Yoga practice typically includes a combination of physical postures, breathing exercises, meditation, and ethical principles. The physical postures, or asanas, are designed to strengthen and stretch the body, improve flexibility and balance, and promote relaxation. Breath control, or pranayama, is an important aspect of yoga practice, as it helps to increase lung capacity and improve overall respiratory function. Meditation, or dhyana, is a key component of yoga practice and is used to quiet the mind, promote inner peace and focus. Finally, ethical principles such as non-violence, truthfulness, and non-stealing are also an important aspect of yoga practice and are intended to promote a peaceful and harmonious life.
Yoga is a physical, mental, and spiritual practice that originated in ancient India. It is based on the belief that the body and mind are connected, and that by practicing yoga, one can achieve physical and mental well-being.
There are many different types of yoga, each with their own unique focus and style. Some of the most popular styles include:
- Hatha Yoga: This is the most traditional and basic form of yoga, and is characterized by slow-paced, static postures and controlled breathing.
- Vinyasa Yoga: This style of yoga is characterized by flowing sequences of postures, linked together with breath. It is a more dynamic and physically demanding form of yoga.
- Ashtanga Yoga: This style of yoga is characterized by a set sequence of postures that are practiced in a specific order. It is a physically demanding and fast-paced form of yoga.
- Iyengar Yoga: This style of yoga is characterized by the use of props such as blocks and straps to help the body achieve proper alignment in the postures.
- Restorative Yoga: This style of yoga emphasizes the use of props to support the body in passive poses, promoting relaxation and reducing stress.
- Yoga practice typically includes postures (asanas), breathing techniques (pranayama), and meditation or relaxation. The postures in yoga can vary widely, from easy and gentle to quite challenging and demanding. Yoga can be practiced by people of all ages and fitness levels and can be adapted to suit individual needs and abilities.
The benefits of yoga are wide-ranging and include improved flexibility and range of motion, increased strength and balance, improved breathing and cardiovascular health, stress reduction, and improved overall well-being.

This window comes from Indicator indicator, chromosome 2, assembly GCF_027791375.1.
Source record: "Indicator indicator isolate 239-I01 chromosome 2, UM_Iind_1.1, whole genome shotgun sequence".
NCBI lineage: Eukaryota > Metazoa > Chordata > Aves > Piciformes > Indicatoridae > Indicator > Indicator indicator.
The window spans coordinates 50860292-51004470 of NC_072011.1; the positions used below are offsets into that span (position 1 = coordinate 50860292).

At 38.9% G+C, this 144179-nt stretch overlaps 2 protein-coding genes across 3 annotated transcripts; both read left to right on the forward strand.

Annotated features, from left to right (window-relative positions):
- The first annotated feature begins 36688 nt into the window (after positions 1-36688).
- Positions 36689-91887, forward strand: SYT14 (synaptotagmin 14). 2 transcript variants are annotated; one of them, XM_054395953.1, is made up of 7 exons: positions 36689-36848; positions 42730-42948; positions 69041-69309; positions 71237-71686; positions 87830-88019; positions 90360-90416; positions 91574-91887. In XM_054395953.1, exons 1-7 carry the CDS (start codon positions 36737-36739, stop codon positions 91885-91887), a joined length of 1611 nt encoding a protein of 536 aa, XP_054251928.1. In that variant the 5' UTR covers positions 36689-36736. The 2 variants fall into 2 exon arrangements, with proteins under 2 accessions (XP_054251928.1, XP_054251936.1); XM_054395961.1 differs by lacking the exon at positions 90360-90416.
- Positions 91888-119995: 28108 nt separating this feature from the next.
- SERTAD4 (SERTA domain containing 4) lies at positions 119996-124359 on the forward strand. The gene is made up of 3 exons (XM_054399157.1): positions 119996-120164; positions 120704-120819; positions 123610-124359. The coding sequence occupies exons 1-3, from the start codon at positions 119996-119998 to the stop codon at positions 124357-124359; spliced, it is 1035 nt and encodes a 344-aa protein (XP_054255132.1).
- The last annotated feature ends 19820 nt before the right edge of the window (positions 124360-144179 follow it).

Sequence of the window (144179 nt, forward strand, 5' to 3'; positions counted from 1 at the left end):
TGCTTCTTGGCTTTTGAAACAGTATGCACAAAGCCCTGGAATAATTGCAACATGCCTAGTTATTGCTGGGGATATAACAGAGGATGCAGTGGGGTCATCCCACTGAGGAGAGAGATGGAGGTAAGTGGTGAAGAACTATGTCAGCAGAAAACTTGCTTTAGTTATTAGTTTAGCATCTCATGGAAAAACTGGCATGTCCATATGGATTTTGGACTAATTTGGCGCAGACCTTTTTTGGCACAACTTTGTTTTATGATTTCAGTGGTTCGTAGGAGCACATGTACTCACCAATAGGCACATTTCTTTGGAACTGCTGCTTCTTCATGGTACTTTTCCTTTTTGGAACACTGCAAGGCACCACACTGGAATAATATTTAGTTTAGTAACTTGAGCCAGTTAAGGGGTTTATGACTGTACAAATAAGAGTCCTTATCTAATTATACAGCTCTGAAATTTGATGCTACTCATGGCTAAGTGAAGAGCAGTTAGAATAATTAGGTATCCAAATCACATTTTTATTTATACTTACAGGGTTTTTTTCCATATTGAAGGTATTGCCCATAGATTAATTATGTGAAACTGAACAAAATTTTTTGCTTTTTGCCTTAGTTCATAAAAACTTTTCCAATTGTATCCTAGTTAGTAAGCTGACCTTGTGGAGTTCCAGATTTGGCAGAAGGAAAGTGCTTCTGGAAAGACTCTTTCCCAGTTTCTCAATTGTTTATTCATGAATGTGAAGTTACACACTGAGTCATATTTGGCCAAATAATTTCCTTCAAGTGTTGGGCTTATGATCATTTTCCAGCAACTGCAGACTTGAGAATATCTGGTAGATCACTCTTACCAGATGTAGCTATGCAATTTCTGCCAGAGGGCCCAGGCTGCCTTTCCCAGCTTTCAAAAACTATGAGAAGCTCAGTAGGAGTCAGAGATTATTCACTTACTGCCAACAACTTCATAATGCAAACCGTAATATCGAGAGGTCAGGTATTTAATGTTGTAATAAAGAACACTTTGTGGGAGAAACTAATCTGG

It’s important to note that while yoga can be practiced independently, it is best to practice under the guidance of a qualified yoga teacher, especially if you have any health concerns. This will ensure that you are practicing safely and effectively and to get the most out of your practice.
The ancient master Patanjali, about 300 B.C. quotes eight points that a practitioner of Yoga should follow and they are known as “the eight limbs”:
- YAMA (ethical and social behavior)
- NIYAMA (self physical and spiritual discipline)
- ASANA (postures)
- PRANAYAMA (breathing techniques)
- PRATYAHARA (transcendence of the senses)
- DHARANA (concentration)
- DHYANA (meditation)
- SAMADHI (enlightenment, transcendence of the self)
Over time, many different styles of yoga have formed around the world, and each of them is distinguished by giving more emphasis to one or another aspect of Yoga. Some schools focus on meditation practices, others on postures, while others on breathing techniques and so on.
At the turn of the nineteenth century, the great Indian Yoga Master, healer and Ayurvedic scholar Tirumalai Krishnamacharya (known as the modern father of Yoga), developed a unique Yoga style based on the needs of people in their diversity, adapting Yoga to every body, to every need and considering physical problems of various kinds, maintaining the alignment with Patanjali’s Yoga Sutras though.
He was the teacher of the modern influent Masters as Indra Devi (known as the first lady of Yoga), Pattabhi Jois (the founder of Ashtanga Yoga), Iyengar (brother in law of Krishnamacharya, founder of Iyengar Yoga) and Desikachar (son of Krishnamacharya who developed ViniYoga).
•The Ashtanga Yoga (Ashtanga means “eight limbs”referring to the eight fold path of the Patanjali’s Yoga Sutras) founded by Patthabi Jois, consist in six series that never change, which include flowing sequences of movements connecting one posture to another (known as Vinyasas), breathing system (Pranayama) and Drishti (the focus point of the eyes in every asana).